05/07/2009 05:12 am ET Updated May 25, 2011

Conceiving Common Ground

Last November, the American people voted in change. For President Obama, common ground in tough debates not only is possible, it is urgently necessary to move America forward. On one of the hardest, most intractable of issues -- abortion -- Obama has signaled his intention to move us beyond the divisiveness of old and into the realm of shared values that can offer real solutions. Unfortunately, some of the soldiers in the abortion wars - including some of my friends in the pro-choice movement -- have not yet adapted to the changing times.

We in the pro-choice movement must embrace and not fear common ground on abortion. We do not sacrifice our support for abortion rights. We add to it common ground.

Let's understand what common ground on abortion means. As Third Way has always said, common ground on abortion is reducing abortions without criminalization and without coercion. A common ground abortion agenda seeks to address the root causes of abortion and thereby reduce the need for abortion. It has two policy tracks: prevention of unintended pregnancy, because almost half of all unintended pregnancies end in abortion, and support for pregnant women and new families, because one of the top two reasons women say they have abortions is that they cannot afford a child.

To be clear, prevention includes contraception, comprehensive sex education, and helping parents communicate with their teens about sex and healthy relationships. Support includes increasing health care coverage for pregnant women and children, providing pregnant and parenting women with additional resources to stay in school, and helping new families pay for food and child care. It also removes obstacles to adoption. This is the exact approach that pro-life Tim Ryan and pro-choice Rosa DeLauro decided to take with us when it was time to craft their common ground abortion legislation -- "The Reducing the Need for Abortion and Supporting Parents Act."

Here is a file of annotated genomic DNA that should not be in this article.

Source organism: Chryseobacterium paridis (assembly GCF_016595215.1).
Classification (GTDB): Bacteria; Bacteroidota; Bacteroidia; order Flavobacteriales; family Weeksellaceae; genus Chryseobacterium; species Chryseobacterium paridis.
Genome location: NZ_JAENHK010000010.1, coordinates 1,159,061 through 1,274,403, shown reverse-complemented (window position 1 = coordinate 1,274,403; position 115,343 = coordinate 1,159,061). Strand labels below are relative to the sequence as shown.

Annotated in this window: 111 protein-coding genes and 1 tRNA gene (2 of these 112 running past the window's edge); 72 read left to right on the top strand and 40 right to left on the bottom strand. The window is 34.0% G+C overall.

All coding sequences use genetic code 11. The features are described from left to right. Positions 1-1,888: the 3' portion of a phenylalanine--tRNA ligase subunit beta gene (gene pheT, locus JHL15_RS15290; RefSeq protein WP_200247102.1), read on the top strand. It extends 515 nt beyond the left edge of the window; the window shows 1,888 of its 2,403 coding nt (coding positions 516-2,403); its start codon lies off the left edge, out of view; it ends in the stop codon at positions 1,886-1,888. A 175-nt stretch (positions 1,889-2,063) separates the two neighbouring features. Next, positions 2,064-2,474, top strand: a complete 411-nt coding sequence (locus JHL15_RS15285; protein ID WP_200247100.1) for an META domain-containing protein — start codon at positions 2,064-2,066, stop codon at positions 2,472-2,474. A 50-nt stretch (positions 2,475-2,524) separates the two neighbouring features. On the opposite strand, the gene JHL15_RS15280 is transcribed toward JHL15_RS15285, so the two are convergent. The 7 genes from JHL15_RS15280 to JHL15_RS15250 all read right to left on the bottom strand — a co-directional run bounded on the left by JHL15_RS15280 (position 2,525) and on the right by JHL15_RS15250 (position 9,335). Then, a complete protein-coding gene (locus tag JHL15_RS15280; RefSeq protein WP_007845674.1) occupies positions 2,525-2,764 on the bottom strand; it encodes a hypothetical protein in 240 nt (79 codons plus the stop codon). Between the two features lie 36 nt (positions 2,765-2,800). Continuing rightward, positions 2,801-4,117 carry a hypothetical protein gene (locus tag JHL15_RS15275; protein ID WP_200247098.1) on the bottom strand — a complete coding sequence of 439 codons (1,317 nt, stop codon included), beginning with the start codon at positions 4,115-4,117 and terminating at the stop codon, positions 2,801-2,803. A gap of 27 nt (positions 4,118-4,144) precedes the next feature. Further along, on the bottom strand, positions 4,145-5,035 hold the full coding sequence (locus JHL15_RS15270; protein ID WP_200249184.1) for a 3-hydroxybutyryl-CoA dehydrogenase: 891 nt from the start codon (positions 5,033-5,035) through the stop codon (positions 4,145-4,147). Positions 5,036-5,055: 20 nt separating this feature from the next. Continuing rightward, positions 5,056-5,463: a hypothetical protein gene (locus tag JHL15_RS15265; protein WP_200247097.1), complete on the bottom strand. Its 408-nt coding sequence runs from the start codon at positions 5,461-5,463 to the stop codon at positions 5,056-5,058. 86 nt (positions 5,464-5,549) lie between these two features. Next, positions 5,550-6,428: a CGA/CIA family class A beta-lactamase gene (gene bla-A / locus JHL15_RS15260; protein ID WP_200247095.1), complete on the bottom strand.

This approach does not entail abandoning principles for either side. From the pro-choice perspective, it leaves in place the right to an abortion. From the pro-life perspective, it does not expand or codify abortion rights.

Former head of Catholics for a Free Choice, Frances Kissling, when endorsing the Ryan-DeLauro bill upon its introduction in 2006, explained how this approach also has the effect of strengthening both sides:

"This two-pronged approach avoids an ideological stalemate and bridges the gap between sensible, well-motivated members of Congress who hold differing views on abortion. For those opposed to abortion rights, the recognition that contraception is vital in reducing the need for abortion is critical. For those who support the right to abortion, a stronger commitment to helping women continue pregnancies without sinking deeper in to poverty is a core value of the prochoice community."

I would go further and say that the pro-choice community also benefits from the aspect of common ground that acknowledges and respects the moral complexity of abortion. Women in my generation and younger have grown up without the baggage of the fight over the fundamental right to abortion that our mothers faced. We may have vestiges of the warrior mentality, but our outlook is more nuanced than absolutist. In order to fully connect with the values of this generation, the pro-choice movement, in addition to demonstrating its commitment to protecting access to legal and safe abortions, needs to acknowledge the moral complexity of this issue.

Another strength of this approach is that it broadens our family planning coalition to include centrist Evangelical Christians. For example, Reverend Joel Hunter, former head of the Christian Coalition, now publicly supports birth control and comprehensive sex education. You can find a list of other new friends like him here. This is a marked change of course for these pro-lifers. It's another sign of the changing times and something to celebrate.

We should also be rejoicing that pro-life members of Congress, like Congressman Bart Stupak, co-chair of the congressional pro-life caucus, are now on record supporting family planning as part of common ground on abortion. We all know that the pro-life member of Congress who supports family planning has been a dying breed this whole decade. Thanks to the Ryan-DeLauro bill, pro-lifers who support birth control are coming back into vogue.

Many of my generational peers and those willing to embrace change, including the new President of the United States, are moving solidly in this direction, opening eyes and ears to this potentially transformative third way on abortion. Isn't it time to join in this historic moment?

Rachel Laser is the Culture Program Director at Third Way, a progressive Washington, DC-based think tank.